Some requirements are specific to the licensed profession. For example, many states restrict references to licensed professions such as “engineer,” “surveyor,” “architect” and “design.” Once again, depending on the state, a firm may be required, permitted, or barred from referencing the licensed profession in the name.
Licensed professionals may have special name requirements and extra steps to complete through their state licensing boards such as prior name approval. In some states, the name approval process begins with the board, and in others, it begins with the secretary of state (SOS). To avoid wasted paperwork, professional firms should check licensing board and SOS requirements side by side before beginning any applications.
States also impose broad-based restrictions of certain terminology based on industry. For example, use of financial terms such as “fidelity,” “finance,” “guaranty,” and “trust” is often restricted, as well as use of insurance terms such as “indemnity,” “assurance,” and “casualty.” Restrictions of terminology related to education, nonprofits, law enforcement, medicine, political subdivisions, and utilities are common.
References to the names of individuals are also frequently restricted. In New Jersey, for example, the name of a professional corporation must contain the name of one or more shareholders or a name descriptive of the type of professional service being offered, among other requirements. In some states, individuals referenced in the business name must be licensed professionals.
What to Do When Your Business Name Won’t Fly
If your existing business name is not available in a new state, or if it doesn’t conform with requirements, one solution is to amend your company’s name. Businesses will generally consider this option if they’re contemplating a broader change such as a rebrand, launching a major expansion that presents many name conflicts, or if their original name has become obsolete as their operations expanded.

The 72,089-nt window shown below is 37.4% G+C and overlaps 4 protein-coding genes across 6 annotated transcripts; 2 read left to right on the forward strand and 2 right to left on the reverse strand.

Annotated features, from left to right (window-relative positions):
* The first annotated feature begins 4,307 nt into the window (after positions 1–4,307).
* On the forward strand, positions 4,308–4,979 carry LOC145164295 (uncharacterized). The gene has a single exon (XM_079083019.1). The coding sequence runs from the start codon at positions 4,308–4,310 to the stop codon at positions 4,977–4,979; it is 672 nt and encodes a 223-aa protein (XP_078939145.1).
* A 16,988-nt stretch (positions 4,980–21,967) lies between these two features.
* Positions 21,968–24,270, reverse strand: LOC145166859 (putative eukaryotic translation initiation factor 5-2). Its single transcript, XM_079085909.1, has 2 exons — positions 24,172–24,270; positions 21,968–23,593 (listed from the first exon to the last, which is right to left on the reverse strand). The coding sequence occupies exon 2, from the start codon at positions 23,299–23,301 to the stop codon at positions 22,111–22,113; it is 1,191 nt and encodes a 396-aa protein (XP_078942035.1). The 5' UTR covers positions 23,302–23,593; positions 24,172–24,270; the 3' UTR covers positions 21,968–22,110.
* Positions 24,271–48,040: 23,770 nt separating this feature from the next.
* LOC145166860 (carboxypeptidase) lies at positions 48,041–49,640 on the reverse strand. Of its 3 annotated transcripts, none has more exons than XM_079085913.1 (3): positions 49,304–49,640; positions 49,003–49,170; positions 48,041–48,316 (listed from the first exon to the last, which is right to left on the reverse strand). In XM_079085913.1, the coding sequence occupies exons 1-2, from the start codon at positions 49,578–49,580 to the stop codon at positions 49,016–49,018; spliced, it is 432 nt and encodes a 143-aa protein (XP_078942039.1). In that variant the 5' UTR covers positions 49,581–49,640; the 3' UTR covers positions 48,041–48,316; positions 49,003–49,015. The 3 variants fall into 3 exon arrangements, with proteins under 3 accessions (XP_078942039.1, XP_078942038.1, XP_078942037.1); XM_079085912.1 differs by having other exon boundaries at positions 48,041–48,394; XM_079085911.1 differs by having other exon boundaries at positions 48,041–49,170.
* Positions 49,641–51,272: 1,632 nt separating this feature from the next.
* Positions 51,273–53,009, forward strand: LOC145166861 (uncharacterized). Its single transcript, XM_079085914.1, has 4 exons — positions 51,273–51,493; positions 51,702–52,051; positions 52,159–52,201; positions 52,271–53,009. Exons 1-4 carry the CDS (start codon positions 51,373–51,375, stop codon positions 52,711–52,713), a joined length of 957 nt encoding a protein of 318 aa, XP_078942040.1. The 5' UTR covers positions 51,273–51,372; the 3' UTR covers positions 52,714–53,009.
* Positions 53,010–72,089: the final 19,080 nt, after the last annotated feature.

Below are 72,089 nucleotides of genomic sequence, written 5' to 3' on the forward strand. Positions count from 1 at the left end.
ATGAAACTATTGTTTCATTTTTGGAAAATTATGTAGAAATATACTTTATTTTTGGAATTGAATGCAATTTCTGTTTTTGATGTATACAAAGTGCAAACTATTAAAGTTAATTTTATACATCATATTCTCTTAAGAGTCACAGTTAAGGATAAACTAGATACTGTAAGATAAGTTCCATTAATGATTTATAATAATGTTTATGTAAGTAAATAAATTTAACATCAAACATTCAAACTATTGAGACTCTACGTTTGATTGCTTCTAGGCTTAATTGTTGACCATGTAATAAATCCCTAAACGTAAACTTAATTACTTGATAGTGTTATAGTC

The more common solution is to adopt an assumed or fictitious name. The process varies, but this is usually done by filing with the secretary of state. Fictitious names do not generally enjoy the same level of protection against use by other businesses as other registered names.
In most cases, fictitious names must be renewed, typically every five years. Assumed names may also need to be registered at the county level.
Tips for Choosing Travel-Friendly Names
- When forming a new entity, research a sampling of state name restrictions for your entity type and industry to get an idea of inclusive language.
- Check for suffix and ending requirements.
- Prepare applications carefully, down to the punctuation, to avoid rejections.
- Review lists of restricted and prohibited words published by the state corporations division before proceeding with a name choice, including industry-specific terms.
- If you are working in a licensed profession, pay close attention to name requirements and processes prescribed by the secretary of state and your state licensing board.
The Shortest Path to State Approval
If you’d like to dispense with the government paperwork and just get on with your plans, we can help. Our specialists will handle all the paperwork, from research and application preparation through filing and follow-up. With our unique combination of white-glove service and compliance software, you can enjoy the benefits of total compliance without sweating the details, no matter how many jurisdictions and entities you need to track. Just contact us or give us a call, 1-888-995-5895. We’re eager to help.